HIBBING, MINN.—When a former high school hockey star proposed to develop a $2 billion “clean coal” power plant outside this northeastern Minnesota city, the news couldn’t have come at a better time.
The region had just lost 1,400 jobs from a major taconite plant shutdown, the worst economic news to hit the Iron Range in two decades. The prospect of replacing those jobs was celebrated by citizens, politicians and newspaper editorials with the enthusiasm of a March tournament bid.
A decade later, after having spent nearly $41 million in taxpayer money, the Mesaba Energy Project still has yet to secure key environmental permits; it hasn’t found a buyer for the electricity it wants to produce, and without a power-purchase agreement, it can’t find investors to fund construction.
The project’s backers are now changing their approach, seeking approval from the state’s legislature to shelve the “clean coal” component — temporarily, they say — and move forward instead with a conventional natural gas power plant.
That has opponents changing their cries from “boondoggle” to “bait-and-switch” and some speculating whether the apparent change in strategy might be a Hail Mary attempt to salvage something from the long controversial energy project.
Or, in keeping with hockey analogies:
“They are pulling their goalie, because they need to score a goal now,” said Aaron Brown, an author and newspaper columnist who has followed the project since 2001, first as a reporter and then as editor of the Hibbing Daily Tribune.
The First Period
Brown faults himself for not asking tougher questions early on.
At the time, the level of community support was just about “euphoric,” he said. The closure of LTV Steel’s plant in Hoyt Lakes had cast a sense of desperation across the region. When Tom Micheletti — who comes from a well-known family of local hockey royalty — and his wife, Julie Jorgensen, proposed developing a 600-megawatt coal-gasification power plant on the site of the vacated taconite plant, it won immediate support.
Micheletti played hockey for Hibbing in the mid-1960s and later at Harvard. Three of his brothers were drafted by pro hockey teams, but Micheletti went to law school instead, graduating from the University of Minnesota in 1972. Since then, he’s held top leadership positions of some of the largest regional and national power companies, including Duluth-based Minnesota Power, Northern States Power (now Xcel Energy), and NRG Energy, where he met Jorgensen, who is a former NRG general counsel.
Micheletti and Jorgensen now live in Minnetonka, a Minneapolis suburb. They incorporated Excelsior Energy with a $60,000 personal investment in August 2001.
Later that year, the Iron Range Resources & Rehabilitation Board (IRRRB), an economic development agency funded by taconite production taxes, awarded Excelsior a $1.5 million unsecured loan, which was approved by then Gov. Tim Pawlenty. The board later increased the loan amount to $9.5 million.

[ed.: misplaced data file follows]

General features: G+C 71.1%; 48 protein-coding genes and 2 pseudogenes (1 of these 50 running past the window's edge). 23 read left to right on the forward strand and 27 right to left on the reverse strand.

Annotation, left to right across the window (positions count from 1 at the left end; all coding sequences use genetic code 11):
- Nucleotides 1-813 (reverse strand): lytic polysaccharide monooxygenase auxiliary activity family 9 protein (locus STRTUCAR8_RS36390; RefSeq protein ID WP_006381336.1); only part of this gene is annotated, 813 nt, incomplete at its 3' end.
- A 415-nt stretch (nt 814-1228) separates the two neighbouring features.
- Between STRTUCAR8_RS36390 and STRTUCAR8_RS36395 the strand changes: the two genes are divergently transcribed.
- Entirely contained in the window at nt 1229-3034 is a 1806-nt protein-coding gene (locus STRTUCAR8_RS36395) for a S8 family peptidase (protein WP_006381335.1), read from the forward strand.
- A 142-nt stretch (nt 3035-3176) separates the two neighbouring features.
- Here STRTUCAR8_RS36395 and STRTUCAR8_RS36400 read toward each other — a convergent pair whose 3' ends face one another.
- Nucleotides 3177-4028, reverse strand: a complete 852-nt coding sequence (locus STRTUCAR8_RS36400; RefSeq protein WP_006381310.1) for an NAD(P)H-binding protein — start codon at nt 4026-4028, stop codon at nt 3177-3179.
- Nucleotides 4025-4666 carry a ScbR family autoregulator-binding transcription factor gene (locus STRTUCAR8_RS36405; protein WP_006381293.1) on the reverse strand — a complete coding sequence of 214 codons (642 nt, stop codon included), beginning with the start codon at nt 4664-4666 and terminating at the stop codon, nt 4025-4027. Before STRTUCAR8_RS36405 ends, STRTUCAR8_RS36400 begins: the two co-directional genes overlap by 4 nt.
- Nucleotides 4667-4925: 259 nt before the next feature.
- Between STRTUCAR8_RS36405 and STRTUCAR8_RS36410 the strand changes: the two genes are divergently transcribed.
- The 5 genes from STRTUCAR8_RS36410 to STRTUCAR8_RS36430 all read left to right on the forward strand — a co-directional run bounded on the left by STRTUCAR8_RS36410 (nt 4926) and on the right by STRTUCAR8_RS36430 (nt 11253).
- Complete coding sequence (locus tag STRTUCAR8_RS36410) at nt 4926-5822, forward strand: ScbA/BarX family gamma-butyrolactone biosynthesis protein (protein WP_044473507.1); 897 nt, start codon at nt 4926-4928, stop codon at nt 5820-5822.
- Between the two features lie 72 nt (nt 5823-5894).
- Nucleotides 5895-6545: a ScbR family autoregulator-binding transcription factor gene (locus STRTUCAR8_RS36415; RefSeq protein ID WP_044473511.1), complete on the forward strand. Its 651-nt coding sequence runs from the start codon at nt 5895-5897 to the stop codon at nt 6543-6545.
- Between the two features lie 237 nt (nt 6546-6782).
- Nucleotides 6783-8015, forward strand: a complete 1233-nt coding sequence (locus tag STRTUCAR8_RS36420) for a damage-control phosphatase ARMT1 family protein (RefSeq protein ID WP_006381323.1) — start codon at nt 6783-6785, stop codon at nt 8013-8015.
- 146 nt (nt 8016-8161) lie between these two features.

A state lawmaker and fellow former hockey star, Sen. David Tomassoni, DFL-Chisholm, sponsored legislation in 2003 that granted the project another $10 million from a state fund that was set up to support the development of renewable electricity resources.
The legislation also gave the “innovative energy project” authority to use eminent domain, exempted it from having to study and prove the need for additional power generation, and mandated Xcel Energy to buy the electricity, pending approval from the state’s public utilities commission.
The project’s momentum carried into the following year, when the U.S. Department of Energy announced $36 million in financing under President Bush’s Clean Coal Power Initiative. Supporters in Washington also inserted language into the Energy Policy Act of 2005 that authorized the energy department to offer loan guarantees to the project.
The Gloves Come Off
This was about the point where Excelsior’s smooth skating came to an end and referees started to intervene.
In 2006, a group of citizens in nearby Trout Lake Township, concerned about potential health, environment and property impacts, started to organize opposition to the project. They formed Citizens Against the Mesaba Project, or CAMP, and quickly broadened their scope to include economic and financial issues.
The group’s data practices requests uncovered documents that raised questions about the company’s use of public money. That eventually prompted an investigation by the state’s legislative auditor, which criticized the Iron Range economic development board in a 2007 report for not adequately overseeing the use of its loan proceeds, some of which appeared to be used for lobbying and other “inappropriate, duplicate, or unsupported costs.”
Meanwhile, opponents were lining up before the state’s public utilities commission, which was charged with determining whether it was in the public’s interest for Xcel Energy to purchase the power.
Xcel, along with other utilities in the state, argued the gasified-coal technology proposed by Excelsior was not the most cost-effective and would lead to rate increases for customers if it was forced to purchase the electricity. The utilities commission sided with Xcel, ruling that a purchase agreement wasn’t in the public’s interest.
After a series of appeals, the case was dismissed in 2009.
The following spring, the utilities commission approved site and route permits for the project, not on the former Hoyt Lakes taconite site, but at an unused industrial location about an hour and a half to the west, near the town of Taconite. Without a customer to buy the electricity, though, the company stands little chance of being able to finance the project.
Excelsior’s attorney, Tom Osteraas, said all of the state and local money has been spent, along with nearly all of the $21 million it received in federal money for the project’s first phase. The remaining federal funding is contingent on the plant being up and operating.